SAVAR, Bangladesh - The fugitive owner of an illegally constructed building that collapsed and killed at least 377 people was captured Sunday by a commando force as he tried to flee into India. At the disaster site, meanwhile, fire broke out in the wreckage and forced authorities to suspend the search for survivors.
Mohammed Sohel Rana was arrested in the western Bangladesh border town of Benapole, said Jahangir Kabir Nanak, junior minister for local government. Rana was brought back by helicopter to the capital, Dhaka, where he faced charges of negligence.
Rana's capture was announced by loudspeaker at the disaster site, drawing cheers and applause from those awaiting the outcome of a continuing search-and-rescue operation for survivors of Wednesday's collapse.
Many of those killed were workers at clothing factories in the building, known as the Rana Plaza, and the collapse was the deadliest disaster to hit the garment industry in Bangladesh that is worth $20 billion annually and is a mainstay of the economy.
The fire that broke out late Sunday night sent smoke pouring from the piles of shattered concrete and halted some of the rescue efforts - including a bid to free a woman who was found trapped in the rubble.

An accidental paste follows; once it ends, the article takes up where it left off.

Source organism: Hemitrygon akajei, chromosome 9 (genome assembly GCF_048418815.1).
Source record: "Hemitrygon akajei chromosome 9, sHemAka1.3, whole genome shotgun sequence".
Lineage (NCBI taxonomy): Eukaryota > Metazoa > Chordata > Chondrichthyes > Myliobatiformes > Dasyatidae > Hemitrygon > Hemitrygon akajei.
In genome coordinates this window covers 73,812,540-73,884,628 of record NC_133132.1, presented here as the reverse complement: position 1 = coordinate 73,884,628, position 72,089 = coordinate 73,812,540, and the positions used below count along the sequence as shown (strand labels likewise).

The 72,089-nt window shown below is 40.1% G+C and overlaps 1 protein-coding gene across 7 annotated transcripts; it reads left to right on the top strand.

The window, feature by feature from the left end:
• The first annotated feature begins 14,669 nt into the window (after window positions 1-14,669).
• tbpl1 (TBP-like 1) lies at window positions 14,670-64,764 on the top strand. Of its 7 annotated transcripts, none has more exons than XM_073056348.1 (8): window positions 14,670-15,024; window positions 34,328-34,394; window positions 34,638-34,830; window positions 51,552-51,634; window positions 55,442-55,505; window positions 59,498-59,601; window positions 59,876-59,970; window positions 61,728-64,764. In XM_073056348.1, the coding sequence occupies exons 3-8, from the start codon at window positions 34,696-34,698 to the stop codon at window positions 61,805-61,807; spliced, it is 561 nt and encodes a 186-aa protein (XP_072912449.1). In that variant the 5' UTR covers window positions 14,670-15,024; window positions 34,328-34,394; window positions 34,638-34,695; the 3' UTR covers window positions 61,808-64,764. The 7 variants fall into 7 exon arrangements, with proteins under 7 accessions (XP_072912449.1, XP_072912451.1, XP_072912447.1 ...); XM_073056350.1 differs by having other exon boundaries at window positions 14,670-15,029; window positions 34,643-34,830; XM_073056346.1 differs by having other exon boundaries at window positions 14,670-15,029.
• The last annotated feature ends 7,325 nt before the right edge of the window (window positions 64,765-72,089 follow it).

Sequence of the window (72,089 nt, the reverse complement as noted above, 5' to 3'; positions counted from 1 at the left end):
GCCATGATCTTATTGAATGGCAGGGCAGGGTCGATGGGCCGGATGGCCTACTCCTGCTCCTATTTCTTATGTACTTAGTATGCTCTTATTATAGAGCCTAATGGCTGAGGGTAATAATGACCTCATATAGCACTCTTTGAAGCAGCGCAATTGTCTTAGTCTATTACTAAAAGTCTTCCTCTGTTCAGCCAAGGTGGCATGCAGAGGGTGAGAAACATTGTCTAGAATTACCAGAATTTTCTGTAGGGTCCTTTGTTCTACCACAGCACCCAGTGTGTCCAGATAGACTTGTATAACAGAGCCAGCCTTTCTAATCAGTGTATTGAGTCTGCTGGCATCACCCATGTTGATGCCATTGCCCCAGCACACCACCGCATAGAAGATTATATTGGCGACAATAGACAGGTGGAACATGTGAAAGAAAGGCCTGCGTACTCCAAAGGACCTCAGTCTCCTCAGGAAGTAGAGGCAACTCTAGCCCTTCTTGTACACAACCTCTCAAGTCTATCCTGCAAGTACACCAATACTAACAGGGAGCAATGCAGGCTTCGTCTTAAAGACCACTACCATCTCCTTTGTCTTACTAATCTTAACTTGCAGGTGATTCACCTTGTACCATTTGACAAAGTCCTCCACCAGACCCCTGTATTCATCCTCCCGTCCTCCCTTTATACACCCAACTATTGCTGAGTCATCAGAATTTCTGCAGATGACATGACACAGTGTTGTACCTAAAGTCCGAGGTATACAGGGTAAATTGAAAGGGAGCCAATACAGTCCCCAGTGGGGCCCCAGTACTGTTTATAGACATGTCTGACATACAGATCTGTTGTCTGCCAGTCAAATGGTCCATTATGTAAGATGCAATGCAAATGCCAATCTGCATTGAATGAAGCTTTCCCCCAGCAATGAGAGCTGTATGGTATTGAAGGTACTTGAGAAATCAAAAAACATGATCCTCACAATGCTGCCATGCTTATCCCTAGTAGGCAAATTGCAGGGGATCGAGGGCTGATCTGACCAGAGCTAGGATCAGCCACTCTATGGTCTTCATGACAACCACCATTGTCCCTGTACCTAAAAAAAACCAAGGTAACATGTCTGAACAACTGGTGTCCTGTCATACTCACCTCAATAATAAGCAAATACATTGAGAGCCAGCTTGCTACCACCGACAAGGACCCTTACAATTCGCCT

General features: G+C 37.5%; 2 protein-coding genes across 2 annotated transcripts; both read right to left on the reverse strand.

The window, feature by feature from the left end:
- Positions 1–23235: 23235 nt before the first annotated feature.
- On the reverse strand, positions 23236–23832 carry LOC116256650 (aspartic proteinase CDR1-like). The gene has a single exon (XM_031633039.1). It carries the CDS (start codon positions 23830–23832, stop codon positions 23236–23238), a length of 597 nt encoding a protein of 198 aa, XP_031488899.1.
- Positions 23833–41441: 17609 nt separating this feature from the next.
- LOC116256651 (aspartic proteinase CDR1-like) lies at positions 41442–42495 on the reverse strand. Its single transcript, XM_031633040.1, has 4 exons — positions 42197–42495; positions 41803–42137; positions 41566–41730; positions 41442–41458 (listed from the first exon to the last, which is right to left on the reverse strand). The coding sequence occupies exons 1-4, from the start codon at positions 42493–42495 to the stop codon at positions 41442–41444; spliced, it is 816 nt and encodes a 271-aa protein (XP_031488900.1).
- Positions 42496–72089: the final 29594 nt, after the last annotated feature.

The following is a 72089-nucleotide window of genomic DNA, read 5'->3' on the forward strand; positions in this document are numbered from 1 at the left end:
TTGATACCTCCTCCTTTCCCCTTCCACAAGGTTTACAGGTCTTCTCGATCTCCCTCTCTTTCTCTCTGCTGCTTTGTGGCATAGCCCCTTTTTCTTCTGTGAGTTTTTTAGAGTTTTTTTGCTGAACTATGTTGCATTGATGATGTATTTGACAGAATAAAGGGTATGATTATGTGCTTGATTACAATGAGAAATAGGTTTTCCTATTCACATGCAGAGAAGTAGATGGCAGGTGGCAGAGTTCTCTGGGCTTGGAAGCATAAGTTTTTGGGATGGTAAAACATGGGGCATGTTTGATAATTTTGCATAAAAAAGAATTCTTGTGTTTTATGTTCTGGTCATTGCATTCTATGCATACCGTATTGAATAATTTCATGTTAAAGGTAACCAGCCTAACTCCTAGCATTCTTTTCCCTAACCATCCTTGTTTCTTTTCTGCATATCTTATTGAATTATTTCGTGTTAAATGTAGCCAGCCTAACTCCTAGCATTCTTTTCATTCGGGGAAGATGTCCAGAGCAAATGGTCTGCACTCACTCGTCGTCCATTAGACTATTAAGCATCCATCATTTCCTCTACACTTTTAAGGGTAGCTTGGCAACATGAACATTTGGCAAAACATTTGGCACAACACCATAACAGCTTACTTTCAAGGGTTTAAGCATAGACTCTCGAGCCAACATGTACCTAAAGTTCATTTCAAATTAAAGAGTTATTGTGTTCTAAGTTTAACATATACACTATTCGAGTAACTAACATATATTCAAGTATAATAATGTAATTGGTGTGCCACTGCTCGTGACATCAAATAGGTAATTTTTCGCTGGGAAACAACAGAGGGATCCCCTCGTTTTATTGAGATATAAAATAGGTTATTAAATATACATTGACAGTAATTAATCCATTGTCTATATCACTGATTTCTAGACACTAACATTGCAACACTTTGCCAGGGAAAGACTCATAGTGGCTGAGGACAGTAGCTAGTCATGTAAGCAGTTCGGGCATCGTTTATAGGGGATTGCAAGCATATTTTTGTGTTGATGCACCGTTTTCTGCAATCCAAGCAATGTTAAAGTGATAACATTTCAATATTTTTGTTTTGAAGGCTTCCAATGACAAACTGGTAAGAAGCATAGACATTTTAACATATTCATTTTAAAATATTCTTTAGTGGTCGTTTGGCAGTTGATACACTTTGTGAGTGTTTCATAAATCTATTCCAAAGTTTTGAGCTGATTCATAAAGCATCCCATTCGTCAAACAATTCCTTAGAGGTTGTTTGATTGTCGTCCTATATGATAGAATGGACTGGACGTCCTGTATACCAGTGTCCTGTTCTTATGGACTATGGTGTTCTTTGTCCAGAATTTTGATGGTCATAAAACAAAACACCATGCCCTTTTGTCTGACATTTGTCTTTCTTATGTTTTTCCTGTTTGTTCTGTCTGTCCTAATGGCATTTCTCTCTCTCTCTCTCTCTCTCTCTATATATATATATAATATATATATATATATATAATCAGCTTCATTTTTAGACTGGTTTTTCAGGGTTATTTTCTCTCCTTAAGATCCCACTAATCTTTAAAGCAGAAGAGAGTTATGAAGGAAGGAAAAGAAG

The blaze was caused by sparks as rescuers tried to cut through a steel rod to reach the woman, said a volunteer, Syed Al-Amin Roman. At least three rescuers were injured in the fire, he said. It forced them to retreat while firefighters frantically hosed down the flames.
Officials believe the fire is likely to have killed the trapped woman, said army spokesman Shahinul Islam. Rescue workers had delayed the use of heavy equipment for several hours in the hope that she could be extricated from the rubble first. But with the woman presumed dead, they began using heavy equipment around midnight.
An exhausted and disheveled Rana was brought before reporters briefly at the Dhaka headquarters of the commando team, the Rapid Action Battalion.
A small-time politician from the ruling Awami League party, Rana had been on the run since the building collapsed. He last appeared in public Tuesday in front of the Rana Plaza after huge cracks appeared in the building. Witnesses said he assured tenants, including five garment factories, that the building was safe.
A bank and some shops on the first floor closed Wednesday after police ordered an evacuation, but managers of the garment factories on the upper floor told workers to continue their shifts.
Hours later, the Rana Plaza was reduced to rubble, crushing most victims under massive blocks of concrete.
On Saturday, police arrested three owners of two factories.
Three floors of the eight-story building apparently were built illegally.